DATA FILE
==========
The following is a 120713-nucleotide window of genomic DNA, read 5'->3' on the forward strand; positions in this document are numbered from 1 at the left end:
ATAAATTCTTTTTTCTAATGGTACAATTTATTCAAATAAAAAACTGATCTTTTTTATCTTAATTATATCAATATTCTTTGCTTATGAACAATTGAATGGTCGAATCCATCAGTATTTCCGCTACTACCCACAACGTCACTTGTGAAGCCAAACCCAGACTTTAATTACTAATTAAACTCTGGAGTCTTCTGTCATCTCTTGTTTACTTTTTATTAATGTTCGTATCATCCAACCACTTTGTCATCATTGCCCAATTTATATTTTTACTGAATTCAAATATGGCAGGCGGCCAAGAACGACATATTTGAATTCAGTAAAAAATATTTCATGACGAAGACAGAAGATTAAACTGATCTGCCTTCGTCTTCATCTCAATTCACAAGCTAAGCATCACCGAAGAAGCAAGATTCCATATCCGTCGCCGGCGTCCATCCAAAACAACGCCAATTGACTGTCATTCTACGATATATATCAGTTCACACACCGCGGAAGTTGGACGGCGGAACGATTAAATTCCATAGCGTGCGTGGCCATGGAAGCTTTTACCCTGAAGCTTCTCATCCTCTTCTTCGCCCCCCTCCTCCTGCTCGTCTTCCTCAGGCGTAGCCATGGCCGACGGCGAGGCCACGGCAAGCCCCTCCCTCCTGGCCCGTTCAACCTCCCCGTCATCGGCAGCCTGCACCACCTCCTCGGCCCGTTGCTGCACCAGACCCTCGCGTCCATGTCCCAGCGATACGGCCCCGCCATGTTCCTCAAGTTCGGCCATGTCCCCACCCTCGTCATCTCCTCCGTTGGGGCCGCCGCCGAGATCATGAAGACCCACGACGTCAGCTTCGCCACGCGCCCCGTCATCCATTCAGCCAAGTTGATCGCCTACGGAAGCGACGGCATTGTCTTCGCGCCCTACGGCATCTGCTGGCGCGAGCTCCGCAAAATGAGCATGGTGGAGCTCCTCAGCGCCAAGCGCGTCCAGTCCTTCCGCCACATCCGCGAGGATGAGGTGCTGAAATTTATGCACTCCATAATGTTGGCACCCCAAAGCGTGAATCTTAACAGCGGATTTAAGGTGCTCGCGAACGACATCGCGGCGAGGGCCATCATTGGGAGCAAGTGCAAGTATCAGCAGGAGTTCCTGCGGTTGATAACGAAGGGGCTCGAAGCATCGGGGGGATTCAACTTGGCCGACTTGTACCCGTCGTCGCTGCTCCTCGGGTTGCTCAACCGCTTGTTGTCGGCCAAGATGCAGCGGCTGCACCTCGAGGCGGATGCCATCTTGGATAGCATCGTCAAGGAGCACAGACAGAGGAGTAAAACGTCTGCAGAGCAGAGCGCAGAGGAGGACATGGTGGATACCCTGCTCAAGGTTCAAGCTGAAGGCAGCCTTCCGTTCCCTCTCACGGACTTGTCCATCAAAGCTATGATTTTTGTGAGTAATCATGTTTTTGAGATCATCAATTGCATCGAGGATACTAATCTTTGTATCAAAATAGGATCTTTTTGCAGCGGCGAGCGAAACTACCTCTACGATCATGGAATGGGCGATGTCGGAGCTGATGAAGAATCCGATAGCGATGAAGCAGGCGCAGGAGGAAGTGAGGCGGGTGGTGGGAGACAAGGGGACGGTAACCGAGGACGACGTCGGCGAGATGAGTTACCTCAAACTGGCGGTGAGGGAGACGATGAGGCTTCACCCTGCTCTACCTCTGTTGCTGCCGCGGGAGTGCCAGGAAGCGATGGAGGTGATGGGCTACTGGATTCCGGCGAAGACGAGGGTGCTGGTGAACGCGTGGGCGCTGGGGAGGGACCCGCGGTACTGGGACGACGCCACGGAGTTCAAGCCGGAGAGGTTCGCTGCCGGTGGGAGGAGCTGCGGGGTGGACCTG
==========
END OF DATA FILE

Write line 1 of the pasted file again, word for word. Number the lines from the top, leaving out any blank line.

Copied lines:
The following is a 120713-nucleotide window of genomic DNA, read 5'->3' on the forward strand; positions in this document are numbered from 1 at the left end: